Wrongful Conviction Could Happen to Anyone - Give Your Support to an Important Day
“This is an important event intended to call attention to the human rights issue of wrongful convictions. Every week, if not every day, a person who was wrongly convicted of a crime they didn’t commit is being exonerated somewhere in the world. It could – and does – happen to anyone.”
- David Langwallner, Founding Director of the Irish Innocence Project at Griffith College Dublin
Griffith College and the Irish Innocence Project will be hosting a special event in observance of the First International Wrongful Conviction Day on Thursday 2 October from 5-6pm at the College’s Dublin campus auditorium. The public is invited to attend and the event is free.
A number of talks from key legal experts will be held including a presentation on wrongful convictions from David Langwallner, Dean of Law at Griffith College. Speakers at the event will include family members of the Justice for Harry Gleeson group. They have been working with the Irish Innocence Project to clear the name of Harry Gleeson, believed to have been wrongly executed for the murder of his neighbor Moll McCarthy more than 70 years ago, although the legacy of his hanging impacts the family still. The Harry Gleeson case was featured on Prime Time on July 24, 2014.
The First Annual Event
This Thursday’s first commemoration was the idea of the Association in Defence of the Wrongly Convicted in Toronto, Canada. It is intended to be an event, to be marked annually, to enlighten the public as to the consequences of wrongful convictions. The date – 2nd October – is not tied to any specific event, but is intended to provide an opportunity to unite with others and increase public awareness about the common cause of preventing and remedying wrongful convictions.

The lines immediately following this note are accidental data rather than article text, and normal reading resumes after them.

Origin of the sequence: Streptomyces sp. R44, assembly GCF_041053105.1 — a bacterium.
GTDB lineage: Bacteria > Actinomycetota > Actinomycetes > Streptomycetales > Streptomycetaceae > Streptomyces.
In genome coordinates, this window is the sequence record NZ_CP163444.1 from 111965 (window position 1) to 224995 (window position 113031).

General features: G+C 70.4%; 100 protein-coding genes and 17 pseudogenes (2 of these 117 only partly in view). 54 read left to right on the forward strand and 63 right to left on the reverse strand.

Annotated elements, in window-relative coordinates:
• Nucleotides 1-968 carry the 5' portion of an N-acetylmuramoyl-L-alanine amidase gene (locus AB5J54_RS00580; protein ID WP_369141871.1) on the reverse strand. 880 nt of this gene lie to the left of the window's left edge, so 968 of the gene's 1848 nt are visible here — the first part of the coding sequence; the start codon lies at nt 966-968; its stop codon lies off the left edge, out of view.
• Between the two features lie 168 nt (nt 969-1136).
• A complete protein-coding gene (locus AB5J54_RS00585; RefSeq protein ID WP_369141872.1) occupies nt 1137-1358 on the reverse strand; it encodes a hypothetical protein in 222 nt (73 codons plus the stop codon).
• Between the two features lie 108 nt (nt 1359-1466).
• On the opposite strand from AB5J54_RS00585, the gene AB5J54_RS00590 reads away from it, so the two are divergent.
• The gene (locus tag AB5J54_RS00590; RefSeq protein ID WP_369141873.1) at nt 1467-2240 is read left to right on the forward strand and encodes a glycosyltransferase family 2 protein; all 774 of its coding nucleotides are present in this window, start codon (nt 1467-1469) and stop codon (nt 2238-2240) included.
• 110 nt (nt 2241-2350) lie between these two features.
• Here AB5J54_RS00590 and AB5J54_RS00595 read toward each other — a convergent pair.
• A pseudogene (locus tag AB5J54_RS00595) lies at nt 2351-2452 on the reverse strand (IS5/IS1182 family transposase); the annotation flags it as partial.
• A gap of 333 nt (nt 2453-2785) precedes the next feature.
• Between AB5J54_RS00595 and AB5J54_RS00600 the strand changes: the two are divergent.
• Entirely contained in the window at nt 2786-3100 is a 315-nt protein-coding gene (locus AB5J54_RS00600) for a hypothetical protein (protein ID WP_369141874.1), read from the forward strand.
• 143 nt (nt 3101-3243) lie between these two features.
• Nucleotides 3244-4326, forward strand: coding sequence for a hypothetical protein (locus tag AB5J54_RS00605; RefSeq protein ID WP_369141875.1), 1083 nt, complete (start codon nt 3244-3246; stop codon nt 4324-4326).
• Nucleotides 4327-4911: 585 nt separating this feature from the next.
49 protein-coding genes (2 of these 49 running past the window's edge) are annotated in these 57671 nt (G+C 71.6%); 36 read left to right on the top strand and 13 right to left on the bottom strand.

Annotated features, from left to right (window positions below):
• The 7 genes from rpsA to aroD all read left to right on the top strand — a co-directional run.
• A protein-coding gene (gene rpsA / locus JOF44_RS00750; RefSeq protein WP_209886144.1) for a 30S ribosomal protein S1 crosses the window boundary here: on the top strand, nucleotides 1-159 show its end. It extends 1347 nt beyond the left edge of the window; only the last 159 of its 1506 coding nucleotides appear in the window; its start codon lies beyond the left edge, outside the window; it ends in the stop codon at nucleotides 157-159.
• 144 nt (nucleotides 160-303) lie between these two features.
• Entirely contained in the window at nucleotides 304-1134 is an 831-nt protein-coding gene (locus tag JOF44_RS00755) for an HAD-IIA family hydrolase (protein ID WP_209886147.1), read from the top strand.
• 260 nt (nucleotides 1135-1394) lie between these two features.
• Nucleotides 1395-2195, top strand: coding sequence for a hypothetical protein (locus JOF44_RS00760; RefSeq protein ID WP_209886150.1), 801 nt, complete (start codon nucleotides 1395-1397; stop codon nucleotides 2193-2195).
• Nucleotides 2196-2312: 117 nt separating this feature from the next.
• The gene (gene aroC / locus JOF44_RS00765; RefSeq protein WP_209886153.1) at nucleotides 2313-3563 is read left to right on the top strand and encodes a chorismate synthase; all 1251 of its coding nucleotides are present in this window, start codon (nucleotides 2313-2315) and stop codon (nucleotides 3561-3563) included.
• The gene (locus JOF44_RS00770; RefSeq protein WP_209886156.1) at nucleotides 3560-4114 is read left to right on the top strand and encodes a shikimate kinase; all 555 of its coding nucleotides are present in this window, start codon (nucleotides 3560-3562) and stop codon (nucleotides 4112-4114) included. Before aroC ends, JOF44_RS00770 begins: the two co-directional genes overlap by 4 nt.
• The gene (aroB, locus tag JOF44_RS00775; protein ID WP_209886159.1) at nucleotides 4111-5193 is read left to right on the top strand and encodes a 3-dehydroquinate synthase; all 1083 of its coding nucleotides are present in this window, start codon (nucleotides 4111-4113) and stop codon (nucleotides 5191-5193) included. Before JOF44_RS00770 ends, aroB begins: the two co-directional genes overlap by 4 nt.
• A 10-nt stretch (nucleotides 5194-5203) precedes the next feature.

The Innocence Project Network
The first Innocence Project started in New York in 1992 and since then a total of 68 projects have been launched around the world under the Innocence Network umbrella membership organisation to investigate likely wrongful convictions and overturn miscarriages of justice. The Innocence movement is now recognised as one of the newest and most pressing human rights issues of growing concern around the globe.
There have been 136 people exonerated from death row in the US as a result of Innocence Projects, most recently a pair of half-brothers who had served 30 years on death row before they were freed.
The Innocence Project in Ireland
The Irish Innocence Project was founded in 2009 and has a team of more than a dozen law and journalism students from Griffith College, Trinity College, Dublin City University and the University of Limerick working on about 20 likely wrongful convictions under the guidance of supervising lawyers. Some of the investigative work of the Irish project has led to a case coming back before the Irish High Court, assistance being given in an international case in Greece, and a request for a pardon from the Minister for Justice in Ireland.
Show Your Support if You Can!
Law Programmes at Griffith College